You don't have to have seen the other animated Star Wars shows to appreciate this new series. If you have, though, you'll find yourself picking out references to both Star Wars: The Clone Wars and Star Wars: Rebels. Full disclosure: I was skeptical about The Clone Wars through its original six seasons (2008-2014), and it wasn't until I fell in love with Rebels in 2015 that I finally decided to watch through The Clone Wars. To my surprise, I actually loved it! So my anticipation was high for The Bad Batch spin-off.

For a little background if you're not familiar with The Clone Wars, it's an animated series that tells the story between two Star Wars prequel films, Attack of the Clones and Revenge of the Sith. Disney decided to give series fans a much-desired Season 7 of The Clone Wars (Season 7) to wrap up the series. That was released in February 2020 exclusively on Disney+, and the story partially overlaps with Revenge of the Sith.

But who are The Bad Batch? The Clone Wars introduced a number of clone troopers with unique personalities brought to life by phenomenal voice performances from Dee Bradley Baker. Dee started with a basis of Temura Morrison's voice as Jango Fett and Commander Cody in the prequel films. He then extended that voice into something distinct for each clone. In the show's final season, we meet a group of four such clones that were genetic experiments by the cloners on Kamino. Cody called them "defective clones with desirable mutations," making them powerful assets if you're putting together a special operations team for a tough mission. And the Republic did just that, establishing Clone Force 99, a.k.a. "The Bad Batch," as a highly trained, highly successful team known for their unconventional methods.

The Bad Batch together in battle
The Bad Batch team up to face an army of battle droids back in Star Wars: The Clone Wars.

In spite of some social media backlash I've seen about them being blatant character tropes, The Bad Batch was well-received in their 4-episode story arc kicking off The Clone Wars Season 7. We wanted to see more, and Disney and Lucasfilm obliged! Star Wars: The Bad Batch debuted on "Star Wars Day" (May 4) in 2021. Dee Bradley Baker might have his work cut out for him voicing all those unique characters, but what a great way to showcase his performances!

WARNING: Spoilers ahead!

The rest of this article includes details about the final season of Star Wars: The Clone Wars and the debut episode of Star Wars: The Bad Batch

Let me introduce you to the squad...

Hunter from Star Wars: The Bad Batch

Hunter leads the force. He may look like Rambo with the shaggy dark hair and head band, but his heightened senses make him more like Billy, the tracker character from Predator. Hunter is a master of martial skills and moves incredibly fast in his signature knife fighting style. As a leader, Hunter brings his tactical genius, knowing what each of his team members can do, how to keep them focused, and how to best coordinate their approach in any situation.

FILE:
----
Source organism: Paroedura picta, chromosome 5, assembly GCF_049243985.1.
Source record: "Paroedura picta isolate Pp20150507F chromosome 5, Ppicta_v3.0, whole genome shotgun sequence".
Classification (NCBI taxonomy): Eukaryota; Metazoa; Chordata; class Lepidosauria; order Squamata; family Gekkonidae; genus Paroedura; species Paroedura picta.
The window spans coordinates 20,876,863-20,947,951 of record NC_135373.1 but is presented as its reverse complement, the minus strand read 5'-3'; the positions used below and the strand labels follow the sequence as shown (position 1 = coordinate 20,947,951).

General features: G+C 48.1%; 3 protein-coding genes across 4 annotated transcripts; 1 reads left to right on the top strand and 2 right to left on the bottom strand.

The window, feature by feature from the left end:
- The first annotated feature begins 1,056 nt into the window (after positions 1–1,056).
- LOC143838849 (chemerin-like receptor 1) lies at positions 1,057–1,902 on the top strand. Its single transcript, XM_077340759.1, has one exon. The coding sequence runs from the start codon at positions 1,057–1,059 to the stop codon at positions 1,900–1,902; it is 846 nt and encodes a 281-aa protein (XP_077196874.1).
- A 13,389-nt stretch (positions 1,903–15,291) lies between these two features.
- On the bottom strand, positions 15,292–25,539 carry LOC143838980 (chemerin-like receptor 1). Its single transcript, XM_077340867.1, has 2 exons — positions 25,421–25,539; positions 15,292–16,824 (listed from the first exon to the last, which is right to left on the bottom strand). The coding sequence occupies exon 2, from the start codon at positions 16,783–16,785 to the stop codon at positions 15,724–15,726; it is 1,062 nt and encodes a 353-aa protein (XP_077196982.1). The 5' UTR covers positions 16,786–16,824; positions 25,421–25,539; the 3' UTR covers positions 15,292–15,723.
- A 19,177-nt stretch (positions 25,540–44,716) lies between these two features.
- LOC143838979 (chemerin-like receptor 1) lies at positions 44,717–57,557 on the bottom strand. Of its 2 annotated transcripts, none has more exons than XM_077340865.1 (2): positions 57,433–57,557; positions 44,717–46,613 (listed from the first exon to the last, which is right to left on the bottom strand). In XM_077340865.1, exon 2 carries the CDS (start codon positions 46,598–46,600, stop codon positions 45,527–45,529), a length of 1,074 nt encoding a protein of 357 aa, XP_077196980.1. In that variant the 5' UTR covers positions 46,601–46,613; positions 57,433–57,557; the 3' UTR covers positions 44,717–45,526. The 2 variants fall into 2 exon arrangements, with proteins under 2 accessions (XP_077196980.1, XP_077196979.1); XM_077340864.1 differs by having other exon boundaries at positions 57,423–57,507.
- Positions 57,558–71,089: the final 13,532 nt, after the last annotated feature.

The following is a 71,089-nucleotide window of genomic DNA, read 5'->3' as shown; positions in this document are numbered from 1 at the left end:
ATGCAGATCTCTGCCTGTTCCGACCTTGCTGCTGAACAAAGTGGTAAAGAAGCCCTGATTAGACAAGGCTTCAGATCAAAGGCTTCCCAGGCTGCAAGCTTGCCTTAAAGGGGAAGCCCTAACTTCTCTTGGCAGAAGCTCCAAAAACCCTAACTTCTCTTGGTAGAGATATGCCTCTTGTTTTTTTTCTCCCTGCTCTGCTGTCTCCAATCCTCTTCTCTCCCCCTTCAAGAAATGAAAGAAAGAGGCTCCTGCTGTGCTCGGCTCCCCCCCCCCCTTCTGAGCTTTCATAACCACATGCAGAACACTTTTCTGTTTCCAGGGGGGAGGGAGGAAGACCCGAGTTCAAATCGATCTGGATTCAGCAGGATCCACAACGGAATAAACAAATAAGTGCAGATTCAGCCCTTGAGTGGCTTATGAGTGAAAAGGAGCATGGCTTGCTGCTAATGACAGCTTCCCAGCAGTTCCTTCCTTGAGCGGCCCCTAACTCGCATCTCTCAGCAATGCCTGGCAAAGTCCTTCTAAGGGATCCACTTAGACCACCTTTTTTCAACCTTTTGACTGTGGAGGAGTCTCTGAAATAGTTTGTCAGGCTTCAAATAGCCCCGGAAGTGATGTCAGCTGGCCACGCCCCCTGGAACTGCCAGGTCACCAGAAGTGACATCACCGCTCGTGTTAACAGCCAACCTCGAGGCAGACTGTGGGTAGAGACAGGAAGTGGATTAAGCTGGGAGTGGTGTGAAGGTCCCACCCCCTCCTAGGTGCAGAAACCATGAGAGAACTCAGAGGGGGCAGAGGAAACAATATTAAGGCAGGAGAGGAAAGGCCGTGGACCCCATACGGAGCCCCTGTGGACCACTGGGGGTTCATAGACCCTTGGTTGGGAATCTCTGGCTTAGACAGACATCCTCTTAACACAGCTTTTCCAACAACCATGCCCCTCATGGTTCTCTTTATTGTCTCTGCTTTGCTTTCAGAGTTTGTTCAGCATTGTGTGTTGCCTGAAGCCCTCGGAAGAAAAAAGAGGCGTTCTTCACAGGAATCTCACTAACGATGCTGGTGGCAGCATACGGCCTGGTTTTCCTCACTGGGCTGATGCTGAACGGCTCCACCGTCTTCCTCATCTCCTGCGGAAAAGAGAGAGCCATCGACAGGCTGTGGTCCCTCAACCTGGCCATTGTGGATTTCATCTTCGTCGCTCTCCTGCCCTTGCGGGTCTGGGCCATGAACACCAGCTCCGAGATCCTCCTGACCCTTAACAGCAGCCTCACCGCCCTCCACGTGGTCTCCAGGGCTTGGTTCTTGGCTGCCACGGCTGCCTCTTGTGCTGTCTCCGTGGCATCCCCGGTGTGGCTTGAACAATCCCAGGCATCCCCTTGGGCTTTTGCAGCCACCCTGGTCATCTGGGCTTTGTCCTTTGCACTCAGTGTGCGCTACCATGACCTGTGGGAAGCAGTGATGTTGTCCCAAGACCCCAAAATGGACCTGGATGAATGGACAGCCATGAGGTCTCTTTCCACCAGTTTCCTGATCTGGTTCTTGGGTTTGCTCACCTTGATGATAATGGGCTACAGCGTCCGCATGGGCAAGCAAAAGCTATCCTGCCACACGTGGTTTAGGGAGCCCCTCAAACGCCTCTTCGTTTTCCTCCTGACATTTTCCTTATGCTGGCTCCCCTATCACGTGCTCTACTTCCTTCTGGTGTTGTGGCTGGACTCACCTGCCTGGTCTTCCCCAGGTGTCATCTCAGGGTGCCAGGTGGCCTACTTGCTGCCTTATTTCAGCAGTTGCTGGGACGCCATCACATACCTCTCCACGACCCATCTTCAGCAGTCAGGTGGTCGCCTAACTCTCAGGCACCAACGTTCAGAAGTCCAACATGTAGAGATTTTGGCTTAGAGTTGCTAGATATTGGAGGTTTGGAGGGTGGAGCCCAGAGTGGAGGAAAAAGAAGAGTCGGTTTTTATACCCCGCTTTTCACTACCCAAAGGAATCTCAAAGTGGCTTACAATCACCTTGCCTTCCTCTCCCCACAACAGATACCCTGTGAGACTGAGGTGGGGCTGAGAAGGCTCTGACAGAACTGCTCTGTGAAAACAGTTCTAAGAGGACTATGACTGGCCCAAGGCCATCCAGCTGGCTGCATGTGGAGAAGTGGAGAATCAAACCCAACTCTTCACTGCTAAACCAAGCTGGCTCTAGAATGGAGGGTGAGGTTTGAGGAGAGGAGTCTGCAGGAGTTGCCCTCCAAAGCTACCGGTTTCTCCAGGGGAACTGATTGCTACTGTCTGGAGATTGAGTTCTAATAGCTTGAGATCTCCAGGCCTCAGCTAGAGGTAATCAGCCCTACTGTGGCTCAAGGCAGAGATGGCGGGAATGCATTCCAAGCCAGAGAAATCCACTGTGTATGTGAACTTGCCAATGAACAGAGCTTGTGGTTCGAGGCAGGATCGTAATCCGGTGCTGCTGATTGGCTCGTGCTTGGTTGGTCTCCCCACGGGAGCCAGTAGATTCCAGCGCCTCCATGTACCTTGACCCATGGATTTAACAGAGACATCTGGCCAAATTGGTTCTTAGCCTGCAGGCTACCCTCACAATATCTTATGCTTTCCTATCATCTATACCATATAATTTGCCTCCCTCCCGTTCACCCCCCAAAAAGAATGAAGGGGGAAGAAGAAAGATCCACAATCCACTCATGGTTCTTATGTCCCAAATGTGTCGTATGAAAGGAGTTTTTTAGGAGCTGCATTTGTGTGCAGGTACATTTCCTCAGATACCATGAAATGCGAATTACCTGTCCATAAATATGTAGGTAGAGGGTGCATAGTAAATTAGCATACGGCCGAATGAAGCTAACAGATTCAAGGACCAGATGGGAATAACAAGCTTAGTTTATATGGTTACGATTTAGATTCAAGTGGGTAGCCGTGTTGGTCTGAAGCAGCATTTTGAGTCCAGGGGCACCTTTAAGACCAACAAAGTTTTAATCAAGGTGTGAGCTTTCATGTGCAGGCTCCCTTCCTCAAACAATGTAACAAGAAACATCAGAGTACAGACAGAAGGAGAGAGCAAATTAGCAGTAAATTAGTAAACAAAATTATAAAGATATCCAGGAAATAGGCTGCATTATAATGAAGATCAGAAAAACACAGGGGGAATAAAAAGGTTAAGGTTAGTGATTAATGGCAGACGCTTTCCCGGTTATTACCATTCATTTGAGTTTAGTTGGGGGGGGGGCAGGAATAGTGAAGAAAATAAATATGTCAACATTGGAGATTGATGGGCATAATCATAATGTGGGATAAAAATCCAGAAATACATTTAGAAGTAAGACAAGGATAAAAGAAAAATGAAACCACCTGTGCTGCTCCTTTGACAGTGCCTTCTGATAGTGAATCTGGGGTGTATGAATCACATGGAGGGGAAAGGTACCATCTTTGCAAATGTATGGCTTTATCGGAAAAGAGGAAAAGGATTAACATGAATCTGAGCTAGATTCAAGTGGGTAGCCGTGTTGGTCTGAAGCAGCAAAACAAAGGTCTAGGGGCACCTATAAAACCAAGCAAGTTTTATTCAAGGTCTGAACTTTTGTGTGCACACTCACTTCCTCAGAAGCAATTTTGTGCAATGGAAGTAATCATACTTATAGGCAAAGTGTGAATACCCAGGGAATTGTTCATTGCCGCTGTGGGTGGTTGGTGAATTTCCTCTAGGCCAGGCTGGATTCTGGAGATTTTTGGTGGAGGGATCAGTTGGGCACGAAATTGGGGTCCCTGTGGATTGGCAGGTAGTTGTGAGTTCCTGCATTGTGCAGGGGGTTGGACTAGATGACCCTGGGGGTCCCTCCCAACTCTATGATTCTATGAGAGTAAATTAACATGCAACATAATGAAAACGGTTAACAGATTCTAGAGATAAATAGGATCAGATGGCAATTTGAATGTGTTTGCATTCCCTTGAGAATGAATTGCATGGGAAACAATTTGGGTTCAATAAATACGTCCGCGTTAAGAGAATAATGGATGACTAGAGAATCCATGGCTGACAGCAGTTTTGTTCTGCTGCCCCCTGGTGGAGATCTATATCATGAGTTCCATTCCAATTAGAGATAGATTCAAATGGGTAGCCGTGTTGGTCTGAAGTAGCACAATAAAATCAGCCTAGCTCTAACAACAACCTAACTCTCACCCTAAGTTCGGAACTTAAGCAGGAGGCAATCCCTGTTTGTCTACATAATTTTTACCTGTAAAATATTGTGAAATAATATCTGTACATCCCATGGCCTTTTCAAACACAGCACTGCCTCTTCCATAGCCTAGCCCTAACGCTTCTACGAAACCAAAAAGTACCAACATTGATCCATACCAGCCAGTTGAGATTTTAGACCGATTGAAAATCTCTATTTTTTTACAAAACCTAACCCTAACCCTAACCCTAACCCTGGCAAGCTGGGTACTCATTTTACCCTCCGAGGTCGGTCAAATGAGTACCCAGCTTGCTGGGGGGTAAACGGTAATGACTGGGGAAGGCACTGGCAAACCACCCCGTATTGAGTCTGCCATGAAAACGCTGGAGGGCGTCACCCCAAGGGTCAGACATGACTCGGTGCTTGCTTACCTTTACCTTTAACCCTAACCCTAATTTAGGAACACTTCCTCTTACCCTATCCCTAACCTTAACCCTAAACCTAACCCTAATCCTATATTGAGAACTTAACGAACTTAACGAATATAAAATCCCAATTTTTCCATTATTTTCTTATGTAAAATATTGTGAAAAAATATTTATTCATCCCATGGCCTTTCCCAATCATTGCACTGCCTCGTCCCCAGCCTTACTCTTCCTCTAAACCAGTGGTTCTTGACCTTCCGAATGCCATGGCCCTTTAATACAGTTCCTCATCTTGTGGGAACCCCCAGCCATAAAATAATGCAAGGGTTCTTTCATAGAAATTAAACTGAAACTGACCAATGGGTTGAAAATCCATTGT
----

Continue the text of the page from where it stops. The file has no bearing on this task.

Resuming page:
Wrecker from Star Wars: The Bad Batch

Wrecker is the stereotypical big strong guy with a heart of gold and a bundle of enthusiasm. Nothing fazes him as he faces ship crashes and enemy reinforcements as exciting challenges. He also doesn't think much before acting, assuming he can do some superhuman things in battle. And he's usually right. Wrecker is gregarious with his friends, and he's a big softie when it comes to sentimental things. It's hard not to love this guy, and he's easily my favorite.

Tech from Star Wars: The Bad Batch

Tech has enhanced intelligence and a talent for breaking into computers, hijacking electronics, and translating languages. He also has stereotypical "nerd" spectacles and a penchant for correcting people or dropping in bits of trivia during conversations. Besides being a seasoned fighter with dual blasters, Tech's accurate, on-the-fly calculations in battle help the rest of the team execute the perfect attack.

Crosshair from Star Wars: The Bad Batch

Crosshair is the silent type who always looks brooding and intense. His sniper skills and instincts are as superhuman as Wrecker's strength. And when he takes out his signature toothpick to speak, it's because there's something important to say. The Bad Batch fight scenes as a team show off Crosshair's brilliance and his ability to think several steps ahead.

Echo from Star Wars: The Bad Batch

Echo is a recurring elite clone trooper from the Clone Wars series who joined The Bad Batch at the end of their story arc in the show's final season. Presumed dead after an explosion, Echo was captured and enslaved as a cyborg so a corporation could gather and sell intelligence secrets from his mind. The Bad Batch helped rescue Echo, and Echo earned their trust by applying his new inside knowledge and droid-like computer port to turn the tide on the Anaxes battlefront. He's also proved that he's still a top commando on the battlefield.